Dozens of Ugandans gathered in front of their embassy in Central London on 9 March before walking down to the UK Prime Minister's office to voice their frustration at what they described as David Cameron's "silence" surrounding their president Yoweri Museveni's "fraudulent" victory in the 18 February elections in Uganda.
Museveni rejected fraud claims and celebrated three decades in power.
(Read more about the demonstration and petition: Ugandan opposition hands petition to David Cameron urging him to denounce 'fraudulent' elections )
A young demonstrator, Zuena, 32, told IBTimes UK she never used to be engaged in politics, because she said she did not have the courage until recently. "For the elections five years ago I did not do this kind of thing, but I have and we have now lost patience."
The young woman said that, while she eager to see change in her country, she insisted Ugandans "need a peaceful transition after three decades of Museveni". She added: "I remember the war and I don't want to go back to that turbulence."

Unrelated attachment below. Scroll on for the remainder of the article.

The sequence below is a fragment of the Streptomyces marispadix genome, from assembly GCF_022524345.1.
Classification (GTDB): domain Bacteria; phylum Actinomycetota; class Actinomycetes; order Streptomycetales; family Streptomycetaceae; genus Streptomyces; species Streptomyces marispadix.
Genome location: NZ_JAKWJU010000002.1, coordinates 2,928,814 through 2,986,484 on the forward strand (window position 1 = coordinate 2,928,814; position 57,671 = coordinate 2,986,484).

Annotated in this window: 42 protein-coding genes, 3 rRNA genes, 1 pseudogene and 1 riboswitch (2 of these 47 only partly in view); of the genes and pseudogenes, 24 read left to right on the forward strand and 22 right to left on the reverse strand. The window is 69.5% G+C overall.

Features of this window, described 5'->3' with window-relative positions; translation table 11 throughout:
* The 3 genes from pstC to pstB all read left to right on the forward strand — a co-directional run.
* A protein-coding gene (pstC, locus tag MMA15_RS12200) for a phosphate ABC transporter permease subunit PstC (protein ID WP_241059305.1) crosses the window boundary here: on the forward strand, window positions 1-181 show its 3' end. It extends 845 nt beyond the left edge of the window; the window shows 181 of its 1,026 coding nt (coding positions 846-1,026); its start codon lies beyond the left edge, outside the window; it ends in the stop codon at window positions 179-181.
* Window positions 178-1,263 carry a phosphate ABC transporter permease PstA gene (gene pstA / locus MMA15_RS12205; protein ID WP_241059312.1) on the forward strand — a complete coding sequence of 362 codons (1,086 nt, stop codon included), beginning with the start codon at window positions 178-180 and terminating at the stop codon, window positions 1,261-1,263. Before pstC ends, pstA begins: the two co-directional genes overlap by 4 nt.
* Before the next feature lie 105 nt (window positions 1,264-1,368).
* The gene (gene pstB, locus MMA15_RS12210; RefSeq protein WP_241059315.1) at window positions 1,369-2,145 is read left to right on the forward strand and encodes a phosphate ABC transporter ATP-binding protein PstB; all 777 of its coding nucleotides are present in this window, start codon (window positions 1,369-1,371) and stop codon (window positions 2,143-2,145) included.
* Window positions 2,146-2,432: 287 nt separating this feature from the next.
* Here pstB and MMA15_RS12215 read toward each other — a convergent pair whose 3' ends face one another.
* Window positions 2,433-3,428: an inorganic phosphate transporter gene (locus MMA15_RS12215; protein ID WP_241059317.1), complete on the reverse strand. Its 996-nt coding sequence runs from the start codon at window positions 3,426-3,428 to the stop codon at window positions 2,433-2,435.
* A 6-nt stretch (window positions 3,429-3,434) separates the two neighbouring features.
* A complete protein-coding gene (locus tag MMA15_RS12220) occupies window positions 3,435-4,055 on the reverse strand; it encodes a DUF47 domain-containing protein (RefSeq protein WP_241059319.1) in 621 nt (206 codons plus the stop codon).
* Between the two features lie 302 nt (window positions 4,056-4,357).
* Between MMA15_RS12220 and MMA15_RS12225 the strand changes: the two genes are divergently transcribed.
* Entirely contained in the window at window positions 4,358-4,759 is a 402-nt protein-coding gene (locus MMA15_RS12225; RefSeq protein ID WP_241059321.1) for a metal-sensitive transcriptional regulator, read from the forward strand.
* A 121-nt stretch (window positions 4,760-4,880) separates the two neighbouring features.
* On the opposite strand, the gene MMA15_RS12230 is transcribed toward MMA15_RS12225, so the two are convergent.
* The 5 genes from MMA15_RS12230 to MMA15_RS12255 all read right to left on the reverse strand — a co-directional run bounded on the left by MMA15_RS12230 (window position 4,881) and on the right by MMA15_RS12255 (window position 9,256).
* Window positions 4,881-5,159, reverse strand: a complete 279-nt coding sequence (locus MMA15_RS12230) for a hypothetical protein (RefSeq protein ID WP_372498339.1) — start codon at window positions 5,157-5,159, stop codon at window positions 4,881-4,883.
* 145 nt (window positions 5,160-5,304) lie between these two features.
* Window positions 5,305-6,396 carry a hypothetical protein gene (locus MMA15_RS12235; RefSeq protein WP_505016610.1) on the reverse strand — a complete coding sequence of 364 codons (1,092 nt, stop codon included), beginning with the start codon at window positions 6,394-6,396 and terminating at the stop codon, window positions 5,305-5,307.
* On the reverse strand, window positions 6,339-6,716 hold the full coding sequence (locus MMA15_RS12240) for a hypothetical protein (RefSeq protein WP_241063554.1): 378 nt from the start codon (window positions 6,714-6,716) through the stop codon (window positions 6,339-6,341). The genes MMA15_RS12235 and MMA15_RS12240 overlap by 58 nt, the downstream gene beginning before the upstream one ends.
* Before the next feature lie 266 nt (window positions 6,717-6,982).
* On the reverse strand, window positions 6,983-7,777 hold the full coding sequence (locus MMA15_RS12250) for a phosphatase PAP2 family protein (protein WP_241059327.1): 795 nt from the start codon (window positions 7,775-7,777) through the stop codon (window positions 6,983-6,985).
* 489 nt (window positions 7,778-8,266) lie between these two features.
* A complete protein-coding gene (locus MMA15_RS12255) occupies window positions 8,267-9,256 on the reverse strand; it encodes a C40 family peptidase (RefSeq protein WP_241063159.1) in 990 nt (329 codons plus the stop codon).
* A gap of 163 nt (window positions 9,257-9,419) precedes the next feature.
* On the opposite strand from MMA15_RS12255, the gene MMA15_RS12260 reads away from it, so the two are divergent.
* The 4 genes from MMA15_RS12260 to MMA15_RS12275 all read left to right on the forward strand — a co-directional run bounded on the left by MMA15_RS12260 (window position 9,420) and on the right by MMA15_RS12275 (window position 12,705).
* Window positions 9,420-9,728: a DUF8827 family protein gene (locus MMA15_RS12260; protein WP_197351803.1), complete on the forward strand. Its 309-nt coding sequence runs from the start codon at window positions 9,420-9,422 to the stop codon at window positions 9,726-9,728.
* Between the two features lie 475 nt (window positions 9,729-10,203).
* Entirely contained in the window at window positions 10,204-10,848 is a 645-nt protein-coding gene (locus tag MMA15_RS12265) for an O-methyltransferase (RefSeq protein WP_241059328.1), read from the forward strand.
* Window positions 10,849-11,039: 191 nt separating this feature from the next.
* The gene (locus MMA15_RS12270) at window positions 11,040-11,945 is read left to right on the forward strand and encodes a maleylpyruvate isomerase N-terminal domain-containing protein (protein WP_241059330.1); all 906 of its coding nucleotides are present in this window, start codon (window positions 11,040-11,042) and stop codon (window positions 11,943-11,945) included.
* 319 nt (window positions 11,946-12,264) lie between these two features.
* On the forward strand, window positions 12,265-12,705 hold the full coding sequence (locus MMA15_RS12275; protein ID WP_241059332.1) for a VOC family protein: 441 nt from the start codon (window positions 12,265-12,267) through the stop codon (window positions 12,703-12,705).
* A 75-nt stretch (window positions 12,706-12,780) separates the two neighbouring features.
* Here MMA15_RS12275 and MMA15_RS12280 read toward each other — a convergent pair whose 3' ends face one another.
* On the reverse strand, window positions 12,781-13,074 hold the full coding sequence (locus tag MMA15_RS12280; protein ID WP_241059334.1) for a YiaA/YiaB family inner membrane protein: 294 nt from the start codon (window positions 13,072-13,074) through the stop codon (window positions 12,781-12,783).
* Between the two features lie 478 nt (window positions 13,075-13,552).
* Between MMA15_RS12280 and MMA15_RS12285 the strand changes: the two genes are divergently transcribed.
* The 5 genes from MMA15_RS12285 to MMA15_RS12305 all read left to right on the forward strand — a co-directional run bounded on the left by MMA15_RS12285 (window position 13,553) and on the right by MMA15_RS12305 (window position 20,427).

Not standing far from Zuena, another demonstrator, Joseph, who is 38, agreed. He explained how worried he is about the "situation shifting" because Ugandan people are, he claimed, angry and frustrated. "[If nothing is done], it's going to start, it's brewing. Remember Rwanda and Burundi – people will soon start fleeing their homes to the Democratic Republic of Congo (DRC), Tanzania and Rwanda if the human rights abuses continue," he said, referring to alleged arbitrary arrests and detentions.
Margaret Opio, who is a producer of Voice of Uganda Radio – an online podcast – meanwhile, said the UK government, along with the international community should "give the ability to Ugandans to transition peacefully", which she insisted has "barely ever happened without violence" in the past.
"You must understand that we are keen for democracy. We stand as one now, for all Ugandans to find the solution. Anyone who supports the Ugandan government should know that."